Another view of the building, looking north in August 2005, while the DOT HQ was still under construction. The DOT HQ is at the left/center (with 3rd Street bisecting its two buildings). (08/05)


The same spot, now smack in the middle of the Yards Park, with construction nearing completion. (12/15/13) Click to see all available photos of this location.



The Foundry Lofts building, as seen in a wide-angle-lens shot from Third and Tingey in December 2006. (See, I told you it was Building 160.) (12/06)


A non-wide-angle-lens shot from the same location, with the renovation completed. (2/26/12)


And a nighttime view of the building's southern end, the same as the rendering at the top of the page, to bring everything full circle. (11/16/12)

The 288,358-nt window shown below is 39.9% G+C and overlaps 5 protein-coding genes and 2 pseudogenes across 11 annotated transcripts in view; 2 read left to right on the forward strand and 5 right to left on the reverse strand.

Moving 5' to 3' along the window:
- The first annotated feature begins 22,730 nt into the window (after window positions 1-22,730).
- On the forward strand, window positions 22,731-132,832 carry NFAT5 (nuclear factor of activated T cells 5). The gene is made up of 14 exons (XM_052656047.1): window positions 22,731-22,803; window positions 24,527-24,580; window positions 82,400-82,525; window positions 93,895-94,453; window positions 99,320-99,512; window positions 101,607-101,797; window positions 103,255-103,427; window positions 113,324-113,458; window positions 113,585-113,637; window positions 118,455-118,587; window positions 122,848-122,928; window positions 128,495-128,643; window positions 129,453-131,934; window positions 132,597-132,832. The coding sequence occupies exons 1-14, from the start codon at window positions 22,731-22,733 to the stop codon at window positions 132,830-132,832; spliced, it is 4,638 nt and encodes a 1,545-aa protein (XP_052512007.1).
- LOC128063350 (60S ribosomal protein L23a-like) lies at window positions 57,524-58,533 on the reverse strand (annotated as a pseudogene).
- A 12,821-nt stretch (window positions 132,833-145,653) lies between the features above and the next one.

Factory 202


Factory 202 (the splashy new name for what's been known as the Gun Assembly Building or Broadside Mount Shop or Building 202) was originally built in 1941. It is being co-developed by Forest City and PN Hoffman as a 271-unit condo building, again with two floors added on top, and could be completed in 2011. (3/07)

Two views of what the renovations of Factory 202 may look like, specifically showing the two floors added to the roof and the glass-enclosed atrium inside the building. Designs by SK&I Architecture Design Group.



The eastern side of Building 202 finally came into view from M Street east of Fifth in summer 2008, when a hole was punched in the historic brick wall to make way for the eventual 5 1/2 Street, SE. Building 74, at left will eventually be redeveloped into townhouses. (8/24/08)


Building 202, facing M Street. (10/03)



Although the Federal Protective Services has now moved out of Building 202, some evidence remains. (10/29/08)


A closeup of the northeast corner of the building, just inside the M Street brick wall. (10/29/08)




Building 202 (right) as seen from the roof of the old Capper Seniors building just before it was demolished. (11/1/07)